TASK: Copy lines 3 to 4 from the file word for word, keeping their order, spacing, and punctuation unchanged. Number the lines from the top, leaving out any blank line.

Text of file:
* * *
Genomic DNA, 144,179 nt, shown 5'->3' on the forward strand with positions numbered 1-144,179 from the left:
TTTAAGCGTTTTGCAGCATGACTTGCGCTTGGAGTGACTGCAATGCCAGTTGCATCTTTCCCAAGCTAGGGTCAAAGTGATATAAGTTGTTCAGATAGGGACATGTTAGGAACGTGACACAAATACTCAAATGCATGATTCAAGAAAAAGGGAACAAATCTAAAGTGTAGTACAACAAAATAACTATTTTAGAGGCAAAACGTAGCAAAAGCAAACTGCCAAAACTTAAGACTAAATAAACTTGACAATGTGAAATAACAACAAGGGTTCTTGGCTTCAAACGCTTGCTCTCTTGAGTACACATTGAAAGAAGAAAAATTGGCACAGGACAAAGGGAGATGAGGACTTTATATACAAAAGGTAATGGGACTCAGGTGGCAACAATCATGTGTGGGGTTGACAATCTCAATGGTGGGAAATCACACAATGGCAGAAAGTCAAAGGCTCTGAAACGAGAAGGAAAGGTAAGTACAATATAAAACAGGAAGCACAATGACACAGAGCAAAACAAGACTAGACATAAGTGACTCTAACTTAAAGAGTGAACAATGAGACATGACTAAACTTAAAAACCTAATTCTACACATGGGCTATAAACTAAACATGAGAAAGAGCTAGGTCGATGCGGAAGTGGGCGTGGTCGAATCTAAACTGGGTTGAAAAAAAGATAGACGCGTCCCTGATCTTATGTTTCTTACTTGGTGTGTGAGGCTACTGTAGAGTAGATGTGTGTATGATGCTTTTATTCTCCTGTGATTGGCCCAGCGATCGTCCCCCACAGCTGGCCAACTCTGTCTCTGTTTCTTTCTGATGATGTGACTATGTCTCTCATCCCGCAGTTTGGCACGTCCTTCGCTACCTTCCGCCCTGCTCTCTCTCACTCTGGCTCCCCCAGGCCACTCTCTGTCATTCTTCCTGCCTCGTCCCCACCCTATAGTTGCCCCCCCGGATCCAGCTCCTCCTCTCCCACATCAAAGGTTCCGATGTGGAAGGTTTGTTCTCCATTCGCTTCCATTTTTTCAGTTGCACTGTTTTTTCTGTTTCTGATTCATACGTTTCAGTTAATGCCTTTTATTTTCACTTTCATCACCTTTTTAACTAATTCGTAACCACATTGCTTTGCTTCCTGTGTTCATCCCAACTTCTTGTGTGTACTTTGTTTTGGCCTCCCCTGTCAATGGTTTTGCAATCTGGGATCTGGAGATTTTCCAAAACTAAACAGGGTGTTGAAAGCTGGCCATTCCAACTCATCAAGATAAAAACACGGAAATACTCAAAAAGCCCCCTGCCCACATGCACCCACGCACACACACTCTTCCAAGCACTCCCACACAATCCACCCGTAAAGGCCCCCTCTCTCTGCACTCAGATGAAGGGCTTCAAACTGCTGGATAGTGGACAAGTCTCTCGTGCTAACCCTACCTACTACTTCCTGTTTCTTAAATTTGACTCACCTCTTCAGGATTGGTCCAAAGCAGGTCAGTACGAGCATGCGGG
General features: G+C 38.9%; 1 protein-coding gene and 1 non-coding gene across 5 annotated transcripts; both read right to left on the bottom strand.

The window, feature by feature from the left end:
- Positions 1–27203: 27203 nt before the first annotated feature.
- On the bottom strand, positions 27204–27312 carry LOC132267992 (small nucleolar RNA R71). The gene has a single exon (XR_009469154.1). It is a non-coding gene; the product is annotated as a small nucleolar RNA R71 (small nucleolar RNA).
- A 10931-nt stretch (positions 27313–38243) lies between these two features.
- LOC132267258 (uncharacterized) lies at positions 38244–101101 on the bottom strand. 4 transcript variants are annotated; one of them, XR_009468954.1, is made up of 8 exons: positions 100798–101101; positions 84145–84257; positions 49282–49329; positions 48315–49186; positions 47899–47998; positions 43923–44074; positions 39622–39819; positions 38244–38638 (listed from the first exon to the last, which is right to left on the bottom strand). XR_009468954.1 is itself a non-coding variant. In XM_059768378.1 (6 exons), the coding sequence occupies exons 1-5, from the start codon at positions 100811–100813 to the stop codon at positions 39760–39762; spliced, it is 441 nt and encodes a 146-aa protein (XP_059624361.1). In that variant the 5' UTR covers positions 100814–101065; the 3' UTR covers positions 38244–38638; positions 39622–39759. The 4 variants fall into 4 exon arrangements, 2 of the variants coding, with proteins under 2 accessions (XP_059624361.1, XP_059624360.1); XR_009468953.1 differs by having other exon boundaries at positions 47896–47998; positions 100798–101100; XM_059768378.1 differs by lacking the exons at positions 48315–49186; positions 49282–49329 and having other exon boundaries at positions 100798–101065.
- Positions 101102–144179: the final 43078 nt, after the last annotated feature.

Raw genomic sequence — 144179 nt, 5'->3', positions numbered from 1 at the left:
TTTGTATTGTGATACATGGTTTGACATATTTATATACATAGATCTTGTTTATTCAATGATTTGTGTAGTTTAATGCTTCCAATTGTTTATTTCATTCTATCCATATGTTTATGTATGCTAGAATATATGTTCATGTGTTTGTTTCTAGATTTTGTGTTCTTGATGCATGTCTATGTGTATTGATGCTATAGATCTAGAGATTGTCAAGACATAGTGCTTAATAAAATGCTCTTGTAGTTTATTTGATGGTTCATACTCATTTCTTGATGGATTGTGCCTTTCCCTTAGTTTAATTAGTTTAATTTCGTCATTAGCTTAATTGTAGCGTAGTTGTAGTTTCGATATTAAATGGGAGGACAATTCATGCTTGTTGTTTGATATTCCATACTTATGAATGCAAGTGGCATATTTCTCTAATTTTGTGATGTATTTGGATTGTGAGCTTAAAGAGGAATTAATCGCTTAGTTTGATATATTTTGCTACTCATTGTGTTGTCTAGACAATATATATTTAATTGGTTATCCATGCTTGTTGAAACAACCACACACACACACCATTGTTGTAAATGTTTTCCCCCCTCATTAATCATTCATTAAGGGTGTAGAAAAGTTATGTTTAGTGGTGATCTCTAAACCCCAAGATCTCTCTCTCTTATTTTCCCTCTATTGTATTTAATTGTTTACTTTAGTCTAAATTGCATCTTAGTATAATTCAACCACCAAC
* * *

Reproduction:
General features: G+C 38.9%; 1 protein-coding gene and 1 non-coding gene across 5 annotated transcripts; both read right to left on the bottom strand.

The window, feature by feature from the left end: